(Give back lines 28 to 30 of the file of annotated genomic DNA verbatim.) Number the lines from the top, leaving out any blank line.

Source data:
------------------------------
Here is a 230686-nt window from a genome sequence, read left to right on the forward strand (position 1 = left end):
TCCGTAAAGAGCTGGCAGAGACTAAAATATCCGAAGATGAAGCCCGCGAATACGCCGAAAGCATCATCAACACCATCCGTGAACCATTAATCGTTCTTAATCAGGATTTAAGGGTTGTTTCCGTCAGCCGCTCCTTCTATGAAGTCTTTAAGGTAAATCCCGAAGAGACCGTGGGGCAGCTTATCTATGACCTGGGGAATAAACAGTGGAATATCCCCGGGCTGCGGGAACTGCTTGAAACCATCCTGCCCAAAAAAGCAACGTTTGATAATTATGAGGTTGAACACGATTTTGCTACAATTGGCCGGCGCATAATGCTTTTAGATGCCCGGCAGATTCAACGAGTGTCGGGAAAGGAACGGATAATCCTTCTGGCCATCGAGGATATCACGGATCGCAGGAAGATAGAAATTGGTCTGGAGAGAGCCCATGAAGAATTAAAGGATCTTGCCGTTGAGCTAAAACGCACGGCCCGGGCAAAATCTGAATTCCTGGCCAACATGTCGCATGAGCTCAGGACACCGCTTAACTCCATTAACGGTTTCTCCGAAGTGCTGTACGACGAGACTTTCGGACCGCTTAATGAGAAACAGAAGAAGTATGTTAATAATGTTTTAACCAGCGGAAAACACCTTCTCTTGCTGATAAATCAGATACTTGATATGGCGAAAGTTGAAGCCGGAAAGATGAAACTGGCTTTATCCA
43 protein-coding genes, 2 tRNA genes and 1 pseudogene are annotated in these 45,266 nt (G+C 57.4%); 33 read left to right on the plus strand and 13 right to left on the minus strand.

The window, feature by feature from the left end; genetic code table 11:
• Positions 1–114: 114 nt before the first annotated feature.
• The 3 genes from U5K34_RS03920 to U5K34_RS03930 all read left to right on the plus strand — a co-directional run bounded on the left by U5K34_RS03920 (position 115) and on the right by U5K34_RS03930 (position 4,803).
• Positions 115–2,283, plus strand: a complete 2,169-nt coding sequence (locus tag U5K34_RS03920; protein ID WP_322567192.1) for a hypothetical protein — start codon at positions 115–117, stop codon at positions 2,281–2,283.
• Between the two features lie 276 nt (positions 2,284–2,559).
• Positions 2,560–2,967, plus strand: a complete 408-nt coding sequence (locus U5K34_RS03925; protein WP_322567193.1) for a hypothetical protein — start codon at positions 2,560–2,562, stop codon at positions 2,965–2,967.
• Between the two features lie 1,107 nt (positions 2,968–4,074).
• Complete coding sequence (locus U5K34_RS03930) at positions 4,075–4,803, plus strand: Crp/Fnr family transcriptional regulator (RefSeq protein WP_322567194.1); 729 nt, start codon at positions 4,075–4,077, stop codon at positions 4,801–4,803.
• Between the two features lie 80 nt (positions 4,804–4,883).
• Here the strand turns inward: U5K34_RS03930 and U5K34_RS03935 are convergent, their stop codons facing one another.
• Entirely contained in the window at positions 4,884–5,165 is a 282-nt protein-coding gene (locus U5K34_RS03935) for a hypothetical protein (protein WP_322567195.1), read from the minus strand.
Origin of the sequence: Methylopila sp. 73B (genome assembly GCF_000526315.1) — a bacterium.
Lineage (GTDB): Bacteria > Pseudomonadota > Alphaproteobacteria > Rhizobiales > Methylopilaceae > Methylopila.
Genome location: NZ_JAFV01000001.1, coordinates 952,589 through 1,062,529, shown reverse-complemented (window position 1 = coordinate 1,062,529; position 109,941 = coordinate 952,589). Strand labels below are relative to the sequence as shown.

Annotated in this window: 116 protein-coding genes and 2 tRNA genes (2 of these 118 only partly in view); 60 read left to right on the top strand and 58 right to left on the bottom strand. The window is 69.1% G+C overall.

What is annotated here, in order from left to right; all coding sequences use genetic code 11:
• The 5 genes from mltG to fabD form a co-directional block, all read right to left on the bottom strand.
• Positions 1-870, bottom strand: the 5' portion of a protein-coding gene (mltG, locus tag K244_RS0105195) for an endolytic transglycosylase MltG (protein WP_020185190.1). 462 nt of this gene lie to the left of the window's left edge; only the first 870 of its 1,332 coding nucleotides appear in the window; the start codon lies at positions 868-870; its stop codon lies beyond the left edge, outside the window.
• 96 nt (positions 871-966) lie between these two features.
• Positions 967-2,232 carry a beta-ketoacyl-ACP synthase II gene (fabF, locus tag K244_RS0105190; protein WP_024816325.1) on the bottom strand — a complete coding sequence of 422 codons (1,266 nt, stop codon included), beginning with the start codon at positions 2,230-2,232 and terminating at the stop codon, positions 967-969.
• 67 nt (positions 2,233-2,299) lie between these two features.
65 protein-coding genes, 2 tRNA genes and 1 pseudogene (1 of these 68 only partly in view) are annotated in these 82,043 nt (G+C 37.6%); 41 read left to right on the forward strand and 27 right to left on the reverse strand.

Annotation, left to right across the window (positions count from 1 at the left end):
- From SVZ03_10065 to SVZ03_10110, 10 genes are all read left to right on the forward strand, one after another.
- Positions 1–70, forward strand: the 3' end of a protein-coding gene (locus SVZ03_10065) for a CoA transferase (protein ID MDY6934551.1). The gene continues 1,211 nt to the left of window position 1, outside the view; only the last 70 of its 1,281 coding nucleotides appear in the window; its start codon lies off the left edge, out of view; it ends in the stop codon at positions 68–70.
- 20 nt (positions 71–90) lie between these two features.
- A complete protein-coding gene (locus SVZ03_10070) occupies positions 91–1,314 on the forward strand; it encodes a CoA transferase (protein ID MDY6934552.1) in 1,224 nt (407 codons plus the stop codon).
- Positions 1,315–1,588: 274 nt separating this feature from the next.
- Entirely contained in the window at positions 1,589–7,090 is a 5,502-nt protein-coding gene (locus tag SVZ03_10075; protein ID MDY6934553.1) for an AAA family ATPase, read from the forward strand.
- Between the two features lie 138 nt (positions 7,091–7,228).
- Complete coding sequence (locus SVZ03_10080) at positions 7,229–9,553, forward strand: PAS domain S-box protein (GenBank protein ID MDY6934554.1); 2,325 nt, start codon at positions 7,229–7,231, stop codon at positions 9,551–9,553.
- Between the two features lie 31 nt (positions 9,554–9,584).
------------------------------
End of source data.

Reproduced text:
- Positions 1–70, forward strand: the 3' end of a protein-coding gene (locus SVZ03_10065) for a CoA transferase (protein ID MDY6934551.1). The gene continues 1,211 nt to the left of window position 1, outside the view; only the last 70 of its 1,281 coding nucleotides appear in the window; its start codon lies off the left edge, out of view; it ends in the stop codon at positions 68–70.
- 20 nt (positions 71–90) lie between these two features.
- A complete protein-coding gene (locus SVZ03_10070) occupies positions 91–1,314 on the forward strand; it encodes a CoA transferase (protein ID MDY6934552.1) in 1,224 nt (407 codons plus the stop codon).